“Schanck is one of the most exciting artists working in contemporary furniture design today. His work represents the fruitful integration of art and design. Conceptually rich, materially inventive, and aesthetically adventuresome, it challenges our expectations of design—it does not quietly occupy space, but rather inhabits our minds and engages our senses,” said Blauvelt.

Coinciding with the exhibition, MAD will host a year-long public program series in which artists and designers will explore the creative potential of industrially produced items discarded every day in the streets of New York City. Collaborators Thomas Barger, Shari Mendelson and Studio Nito will lead participants in hands-on workshops to transform trash into raw materials for art and design. This summer, MAD will engage its visitors to create a floating sculpture of discarded plastic bags called a Museo Aero Solar, an open-source project initiated by Tomas Saraceno.


Support for the exhibition and its related publication provided by Friedman Benda. 

This program is supported, in part, by public funds from the New York City Department of Cultural Affairs in partnership with the City Council and made possible by the New York State Council on the Arts with the support of the Office of the Governor and the New York State Legislature. 

Special recognition to the members of Chris Schanck Studio: Dan Adamczyk, Rahela Begum, Connor Ghena, Tony Hope, Tony Printz, and Delwara K. Shopna. 


Chris Schanck was born in Pittsburgh in 1975 and grew up in Dallas. He received a Bachelor of Fine Arts degree in sculpture from the School of Visual Arts and a Master of Fine Arts degree in design from Cranbrook Academy of Art. Upon graduating in 2011, Schanck founded a studio in Detroit employing over a dozen artists, students, and craftspeople. Based in a former factory in Banglatown, a neighborhood with a dense immigrant population, the local community plays a key role in Schanck’s egalitarian studio practice, which brings outsiders into design culture.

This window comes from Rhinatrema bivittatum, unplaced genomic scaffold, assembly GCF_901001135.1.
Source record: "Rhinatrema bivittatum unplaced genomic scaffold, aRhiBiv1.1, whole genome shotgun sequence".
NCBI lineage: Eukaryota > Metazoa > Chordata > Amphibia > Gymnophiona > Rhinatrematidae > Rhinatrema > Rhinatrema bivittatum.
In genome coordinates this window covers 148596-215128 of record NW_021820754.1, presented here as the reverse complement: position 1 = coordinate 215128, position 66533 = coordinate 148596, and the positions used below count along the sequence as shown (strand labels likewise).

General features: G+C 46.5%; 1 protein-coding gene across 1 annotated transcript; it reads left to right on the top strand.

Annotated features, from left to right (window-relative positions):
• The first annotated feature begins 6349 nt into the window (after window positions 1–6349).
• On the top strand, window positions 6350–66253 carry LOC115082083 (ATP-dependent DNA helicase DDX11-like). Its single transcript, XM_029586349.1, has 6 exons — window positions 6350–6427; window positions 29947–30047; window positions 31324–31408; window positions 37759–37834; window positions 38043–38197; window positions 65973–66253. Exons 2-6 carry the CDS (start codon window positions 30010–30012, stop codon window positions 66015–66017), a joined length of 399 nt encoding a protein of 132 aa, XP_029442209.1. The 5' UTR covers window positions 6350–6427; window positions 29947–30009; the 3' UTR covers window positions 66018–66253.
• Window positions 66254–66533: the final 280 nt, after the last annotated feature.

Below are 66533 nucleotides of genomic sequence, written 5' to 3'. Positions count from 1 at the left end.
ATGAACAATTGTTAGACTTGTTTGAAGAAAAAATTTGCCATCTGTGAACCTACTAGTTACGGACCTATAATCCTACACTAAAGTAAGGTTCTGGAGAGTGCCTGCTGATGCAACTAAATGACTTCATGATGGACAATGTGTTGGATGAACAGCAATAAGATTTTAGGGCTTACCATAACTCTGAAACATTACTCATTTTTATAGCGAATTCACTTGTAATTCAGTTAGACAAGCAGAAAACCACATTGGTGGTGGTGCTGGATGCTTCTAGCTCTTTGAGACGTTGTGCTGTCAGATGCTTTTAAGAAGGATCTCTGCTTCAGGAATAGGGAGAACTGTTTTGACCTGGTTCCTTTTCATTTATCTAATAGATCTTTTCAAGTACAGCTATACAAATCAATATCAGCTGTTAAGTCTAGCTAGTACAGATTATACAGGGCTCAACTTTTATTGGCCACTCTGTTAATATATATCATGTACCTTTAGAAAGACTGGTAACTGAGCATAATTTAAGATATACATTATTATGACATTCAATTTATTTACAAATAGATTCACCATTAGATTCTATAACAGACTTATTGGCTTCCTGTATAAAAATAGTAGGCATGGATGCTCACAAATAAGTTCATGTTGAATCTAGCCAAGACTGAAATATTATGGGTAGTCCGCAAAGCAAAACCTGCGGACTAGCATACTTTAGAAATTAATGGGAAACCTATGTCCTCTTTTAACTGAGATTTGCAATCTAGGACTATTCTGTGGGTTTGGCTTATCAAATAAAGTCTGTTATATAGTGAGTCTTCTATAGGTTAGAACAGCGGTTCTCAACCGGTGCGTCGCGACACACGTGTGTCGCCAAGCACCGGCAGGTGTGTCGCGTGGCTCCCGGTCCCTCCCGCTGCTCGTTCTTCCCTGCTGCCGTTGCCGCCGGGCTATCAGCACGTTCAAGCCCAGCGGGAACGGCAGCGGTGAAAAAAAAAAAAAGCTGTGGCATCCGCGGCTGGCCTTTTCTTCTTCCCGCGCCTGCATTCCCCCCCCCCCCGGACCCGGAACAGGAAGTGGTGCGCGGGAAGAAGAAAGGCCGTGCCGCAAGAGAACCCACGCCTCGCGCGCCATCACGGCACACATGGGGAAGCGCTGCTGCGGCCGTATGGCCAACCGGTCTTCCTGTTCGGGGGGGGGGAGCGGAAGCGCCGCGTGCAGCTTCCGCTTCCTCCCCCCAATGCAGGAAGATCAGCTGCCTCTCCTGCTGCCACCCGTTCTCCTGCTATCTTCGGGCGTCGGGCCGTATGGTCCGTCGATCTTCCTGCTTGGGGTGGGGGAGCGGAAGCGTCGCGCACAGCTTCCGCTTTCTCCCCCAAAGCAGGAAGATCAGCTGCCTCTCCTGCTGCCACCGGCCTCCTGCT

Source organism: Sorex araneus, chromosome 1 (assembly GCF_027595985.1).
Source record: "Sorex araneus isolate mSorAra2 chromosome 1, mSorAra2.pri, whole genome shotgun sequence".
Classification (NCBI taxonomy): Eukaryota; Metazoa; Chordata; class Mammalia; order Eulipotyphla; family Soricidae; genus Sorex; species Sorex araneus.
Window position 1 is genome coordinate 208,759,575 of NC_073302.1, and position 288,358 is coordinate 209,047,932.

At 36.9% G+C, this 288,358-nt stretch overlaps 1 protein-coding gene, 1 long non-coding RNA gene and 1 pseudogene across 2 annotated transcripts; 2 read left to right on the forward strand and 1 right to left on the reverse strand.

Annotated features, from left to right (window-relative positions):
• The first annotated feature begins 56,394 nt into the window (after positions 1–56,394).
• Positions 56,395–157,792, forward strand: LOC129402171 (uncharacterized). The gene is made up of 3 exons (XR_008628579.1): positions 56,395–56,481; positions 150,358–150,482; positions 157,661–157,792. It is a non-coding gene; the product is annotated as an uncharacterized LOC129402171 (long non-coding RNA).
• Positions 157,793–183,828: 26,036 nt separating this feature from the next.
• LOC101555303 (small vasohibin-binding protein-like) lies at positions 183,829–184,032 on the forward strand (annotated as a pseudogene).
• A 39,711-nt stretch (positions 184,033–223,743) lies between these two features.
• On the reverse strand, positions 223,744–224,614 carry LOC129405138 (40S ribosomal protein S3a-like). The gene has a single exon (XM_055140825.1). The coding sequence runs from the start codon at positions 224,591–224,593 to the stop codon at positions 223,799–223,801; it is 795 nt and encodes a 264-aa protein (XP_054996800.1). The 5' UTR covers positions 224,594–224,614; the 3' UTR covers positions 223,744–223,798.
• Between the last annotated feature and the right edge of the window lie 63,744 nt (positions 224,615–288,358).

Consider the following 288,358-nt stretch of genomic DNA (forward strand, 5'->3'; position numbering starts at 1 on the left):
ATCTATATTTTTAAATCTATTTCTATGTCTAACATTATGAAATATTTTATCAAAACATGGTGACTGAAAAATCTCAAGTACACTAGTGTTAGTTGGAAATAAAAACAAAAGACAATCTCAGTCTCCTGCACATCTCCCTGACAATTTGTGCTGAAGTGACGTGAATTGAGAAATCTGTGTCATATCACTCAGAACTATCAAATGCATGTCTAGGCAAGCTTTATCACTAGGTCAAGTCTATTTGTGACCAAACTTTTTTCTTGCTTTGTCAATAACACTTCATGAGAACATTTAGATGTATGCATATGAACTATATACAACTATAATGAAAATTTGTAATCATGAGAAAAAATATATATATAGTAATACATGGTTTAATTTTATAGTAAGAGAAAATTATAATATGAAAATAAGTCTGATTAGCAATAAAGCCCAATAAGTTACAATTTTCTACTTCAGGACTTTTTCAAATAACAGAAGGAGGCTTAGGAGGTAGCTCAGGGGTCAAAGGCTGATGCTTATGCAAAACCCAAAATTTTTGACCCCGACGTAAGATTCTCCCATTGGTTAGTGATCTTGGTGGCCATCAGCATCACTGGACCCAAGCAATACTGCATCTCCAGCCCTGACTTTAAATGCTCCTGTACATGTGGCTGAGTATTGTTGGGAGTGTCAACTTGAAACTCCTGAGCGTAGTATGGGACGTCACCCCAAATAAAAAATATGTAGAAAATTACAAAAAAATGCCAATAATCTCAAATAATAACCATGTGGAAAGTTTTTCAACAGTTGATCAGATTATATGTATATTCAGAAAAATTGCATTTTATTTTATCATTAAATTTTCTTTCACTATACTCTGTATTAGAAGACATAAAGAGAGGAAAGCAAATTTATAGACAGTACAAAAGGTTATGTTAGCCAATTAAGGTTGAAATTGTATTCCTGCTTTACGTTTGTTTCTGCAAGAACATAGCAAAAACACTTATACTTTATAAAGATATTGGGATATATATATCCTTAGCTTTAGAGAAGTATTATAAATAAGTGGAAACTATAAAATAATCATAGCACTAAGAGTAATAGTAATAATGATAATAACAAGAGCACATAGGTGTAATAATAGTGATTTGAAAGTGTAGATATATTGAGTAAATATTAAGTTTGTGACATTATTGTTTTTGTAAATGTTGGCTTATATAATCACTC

The Dallas Museum of Art commissioned Schanck to create a work in dialogue with a late-19th century Martelé dressing table in their collection, which debuted in his first solo museum exhibition in January 2021. The Museum of Arts and Design, New York will present his first retrospective exhibition in February 2022. Schanck’s work is held in the collections of the Cranbrook Art Museum, Bloomfield Hills, MI, Dallas Museum of Art, and the Montreal Museum of Fine Arts. Schanck lives and works in Detroit.


The Museum of Arts and Design (MAD) champions contemporary makers across creative fields and presents the work of artists, designers, and artisans who apply the highest level of ingenuity and skill. Since the Museum’s founding in 1956 by philanthropist and visionary Aileen Osborn Webb, MAD has celebrated all facets of making and the creative processes by which materials are transformed, from traditional techniques to cutting-edge technologies. Today, the Museum’s curatorial program builds upon a rich history of exhibitions that emphasize a cross-disciplinary approach to art and design, and reveals the workmanship behind the objects and environments that shape our everyday lives. MAD provides an international platform for practitioners who are influencing the direction of cultural production and driving twenty-first-century innovation, and fosters a participatory setting for visitors to have direct encounters with skilled making and compelling works of art and design. For more information, visit